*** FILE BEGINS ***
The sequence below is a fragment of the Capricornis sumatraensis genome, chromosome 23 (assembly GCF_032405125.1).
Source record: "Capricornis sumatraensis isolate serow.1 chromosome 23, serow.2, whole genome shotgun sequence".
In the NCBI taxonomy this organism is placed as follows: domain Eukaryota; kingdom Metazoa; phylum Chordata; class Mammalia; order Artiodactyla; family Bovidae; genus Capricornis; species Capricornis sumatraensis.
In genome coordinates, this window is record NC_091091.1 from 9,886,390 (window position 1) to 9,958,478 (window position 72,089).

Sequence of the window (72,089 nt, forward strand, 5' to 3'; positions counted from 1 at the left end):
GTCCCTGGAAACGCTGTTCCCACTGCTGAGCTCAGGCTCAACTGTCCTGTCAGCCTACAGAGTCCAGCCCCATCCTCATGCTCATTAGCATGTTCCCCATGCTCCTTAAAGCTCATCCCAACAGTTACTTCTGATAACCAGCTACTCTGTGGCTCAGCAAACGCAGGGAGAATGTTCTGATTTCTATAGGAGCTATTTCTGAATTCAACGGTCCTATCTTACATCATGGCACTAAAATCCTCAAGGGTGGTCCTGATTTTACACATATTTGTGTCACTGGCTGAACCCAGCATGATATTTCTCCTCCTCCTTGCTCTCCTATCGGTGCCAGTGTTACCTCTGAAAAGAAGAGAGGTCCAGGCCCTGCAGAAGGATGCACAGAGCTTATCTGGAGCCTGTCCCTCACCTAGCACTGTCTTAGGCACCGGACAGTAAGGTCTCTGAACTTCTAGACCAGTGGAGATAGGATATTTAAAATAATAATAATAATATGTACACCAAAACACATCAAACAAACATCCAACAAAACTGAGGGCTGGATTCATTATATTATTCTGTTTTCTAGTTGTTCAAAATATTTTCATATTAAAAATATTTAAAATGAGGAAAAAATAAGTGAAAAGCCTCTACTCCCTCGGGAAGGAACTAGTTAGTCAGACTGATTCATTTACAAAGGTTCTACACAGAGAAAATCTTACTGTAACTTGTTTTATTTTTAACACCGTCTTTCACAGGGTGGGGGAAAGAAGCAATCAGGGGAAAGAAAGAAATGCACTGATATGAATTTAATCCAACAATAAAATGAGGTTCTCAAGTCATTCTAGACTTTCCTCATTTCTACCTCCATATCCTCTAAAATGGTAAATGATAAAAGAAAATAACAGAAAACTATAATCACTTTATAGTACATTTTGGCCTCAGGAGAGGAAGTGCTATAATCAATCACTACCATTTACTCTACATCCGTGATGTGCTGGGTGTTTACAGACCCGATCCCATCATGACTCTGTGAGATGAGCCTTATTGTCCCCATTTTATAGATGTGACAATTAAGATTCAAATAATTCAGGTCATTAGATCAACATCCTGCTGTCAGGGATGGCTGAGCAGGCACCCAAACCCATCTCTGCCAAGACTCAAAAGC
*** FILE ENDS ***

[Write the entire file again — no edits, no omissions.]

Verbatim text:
The sequence below is a fragment of the Capricornis sumatraensis genome, chromosome 23 (assembly GCF_032405125.1).
Source record: "Capricornis sumatraensis isolate serow.1 chromosome 23, serow.2, whole genome shotgun sequence".
In the NCBI taxonomy this organism is placed as follows: domain Eukaryota; kingdom Metazoa; phylum Chordata; class Mammalia; order Artiodactyla; family Bovidae; genus Capricornis; species Capricornis sumatraensis.
In genome coordinates, this window is record NC_091091.1 from 9,886,390 (window position 1) to 9,958,478 (window position 72,089).

Sequence of the window (72,089 nt, forward strand, 5' to 3'; positions counted from 1 at the left end):
GTCCCTGGAAACGCTGTTCCCACTGCTGAGCTCAGGCTCAACTGTCCTGTCAGCCTACAGAGTCCAGCCCCATCCTCATGCTCATTAGCATGTTCCCCATGCTCCTTAAAGCTCATCCCAACAGTTACTTCTGATAACCAGCTACTCTGTGGCTCAGCAAACGCAGGGAGAATGTTCTGATTTCTATAGGAGCTATTTCTGAATTCAACGGTCCTATCTTACATCATGGCACTAAAATCCTCAAGGGTGGTCCTGATTTTACACATATTTGTGTCACTGGCTGAACCCAGCATGATATTTCTCCTCCTCCTTGCTCTCCTATCGGTGCCAGTGTTACCTCTGAAAAGAAGAGAGGTCCAGGCCCTGCAGAAGGATGCACAGAGCTTATCTGGAGCCTGTCCCTCACCTAGCACTGTCTTAGGCACCGGACAGTAAGGTCTCTGAACTTCTAGACCAGTGGAGATAGGATATTTAAAATAATAATAATAATATGTACACCAAAACACATCAAACAAACATCCAACAAAACTGAGGGCTGGATTCATTATATTATTCTGTTTTCTAGTTGTTCAAAATATTTTCATATTAAAAATATTTAAAATGAGGAAAAAATAAGTGAAAAGCCTCTACTCCCTCGGGAAGGAACTAGTTAGTCAGACTGATTCATTTACAAAGGTTCTACACAGAGAAAATCTTACTGTAACTTGTTTTATTTTTAACACCGTCTTTCACAGGGTGGGGGAAAGAAGCAATCAGGGGAAAGAAAGAAATGCACTGATATGAATTTAATCCAACAATAAAATGAGGTTCTCAAGTCATTCTAGACTTTCCTCATTTCTACCTCCATATCCTCTAAAATGGTAAATGATAAAAGAAAATAACAGAAAACTATAATCACTTTATAGTACATTTTGGCCTCAGGAGAGGAAGTGCTATAATCAATCACTACCATTTACTCTACATCCGTGATGTGCTGGGTGTTTACAGACCCGATCCCATCATGACTCTGTGAGATGAGCCTTATTGTCCCCATTTTATAGATGTGACAATTAAGATTCAAATAATTCAGGTCATTAGATCAACATCCTGCTGTCAGGGATGGCTGAGCAGGCACCCAAACCCATCTCTGCCAAGACTCAAAAGC